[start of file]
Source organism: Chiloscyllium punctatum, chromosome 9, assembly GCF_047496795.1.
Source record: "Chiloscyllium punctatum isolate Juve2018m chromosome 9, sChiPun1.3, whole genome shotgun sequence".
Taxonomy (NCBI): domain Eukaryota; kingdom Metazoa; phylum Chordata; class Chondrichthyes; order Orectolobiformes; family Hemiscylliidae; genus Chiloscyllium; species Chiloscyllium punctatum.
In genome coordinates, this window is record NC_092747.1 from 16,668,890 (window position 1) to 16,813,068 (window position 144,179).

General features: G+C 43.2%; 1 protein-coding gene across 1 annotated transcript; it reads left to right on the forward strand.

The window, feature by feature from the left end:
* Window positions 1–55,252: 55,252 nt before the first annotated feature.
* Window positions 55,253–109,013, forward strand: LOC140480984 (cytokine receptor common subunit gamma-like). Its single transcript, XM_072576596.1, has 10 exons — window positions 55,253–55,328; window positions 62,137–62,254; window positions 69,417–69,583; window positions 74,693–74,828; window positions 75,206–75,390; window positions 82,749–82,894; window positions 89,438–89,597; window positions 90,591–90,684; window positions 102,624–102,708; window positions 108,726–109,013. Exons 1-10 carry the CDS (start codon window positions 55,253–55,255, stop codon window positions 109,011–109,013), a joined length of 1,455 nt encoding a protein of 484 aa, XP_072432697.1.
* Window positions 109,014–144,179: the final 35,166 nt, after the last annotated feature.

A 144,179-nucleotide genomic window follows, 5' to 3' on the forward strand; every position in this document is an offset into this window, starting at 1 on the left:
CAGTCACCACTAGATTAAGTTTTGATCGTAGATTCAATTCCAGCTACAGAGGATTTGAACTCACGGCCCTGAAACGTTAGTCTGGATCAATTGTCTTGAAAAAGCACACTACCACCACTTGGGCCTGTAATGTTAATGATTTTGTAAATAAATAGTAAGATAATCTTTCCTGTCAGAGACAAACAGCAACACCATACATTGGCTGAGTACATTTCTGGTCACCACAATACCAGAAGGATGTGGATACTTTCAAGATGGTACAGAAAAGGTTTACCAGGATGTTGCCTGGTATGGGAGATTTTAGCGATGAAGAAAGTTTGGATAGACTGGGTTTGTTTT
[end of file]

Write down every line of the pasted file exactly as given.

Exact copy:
Source organism: Chiloscyllium punctatum, chromosome 9, assembly GCF_047496795.1.
Source record: "Chiloscyllium punctatum isolate Juve2018m chromosome 9, sChiPun1.3, whole genome shotgun sequence".
Taxonomy (NCBI): domain Eukaryota; kingdom Metazoa; phylum Chordata; class Chondrichthyes; order Orectolobiformes; family Hemiscylliidae; genus Chiloscyllium; species Chiloscyllium punctatum.
In genome coordinates, this window is record NC_092747.1 from 16,668,890 (window position 1) to 16,813,068 (window position 144,179).

General features: G+C 43.2%; 1 protein-coding gene across 1 annotated transcript; it reads left to right on the forward strand.

The window, feature by feature from the left end:
* Window positions 1–55,252: 55,252 nt before the first annotated feature.
* Window positions 55,253–109,013, forward strand: LOC140480984 (cytokine receptor common subunit gamma-like). Its single transcript, XM_072576596.1, has 10 exons — window positions 55,253–55,328; window positions 62,137–62,254; window positions 69,417–69,583; window positions 74,693–74,828; window positions 75,206–75,390; window positions 82,749–82,894; window positions 89,438–89,597; window positions 90,591–90,684; window positions 102,624–102,708; window positions 108,726–109,013. Exons 1-10 carry the CDS (start codon window positions 55,253–55,255, stop codon window positions 109,011–109,013), a joined length of 1,455 nt encoding a protein of 484 aa, XP_072432697.1.
* Window positions 109,014–144,179: the final 35,166 nt, after the last annotated feature.

A 144,179-nucleotide genomic window follows, 5' to 3' on the forward strand; every position in this document is an offset into this window, starting at 1 on the left:
CAGTCACCACTAGATTAAGTTTTGATCGTAGATTCAATTCCAGCTACAGAGGATTTGAACTCACGGCCCTGAAACGTTAGTCTGGATCAATTGTCTTGAAAAAGCACACTACCACCACTTGGGCCTGTAATGTTAATGATTTTGTAAATAAATAGTAAGATAATCTTTCCTGTCAGAGACAAACAGCAACACCATACATTGGCTGAGTACATTTCTGGTCACCACAATACCAGAAGGATGTGGATACTTTCAAGATGGTACAGAAAAGGTTTACCAGGATGTTGCCTGGTATGGGAGATTTTAGCGATGAAGAAAGTTTGGATAGACTGGGTTTGTTTT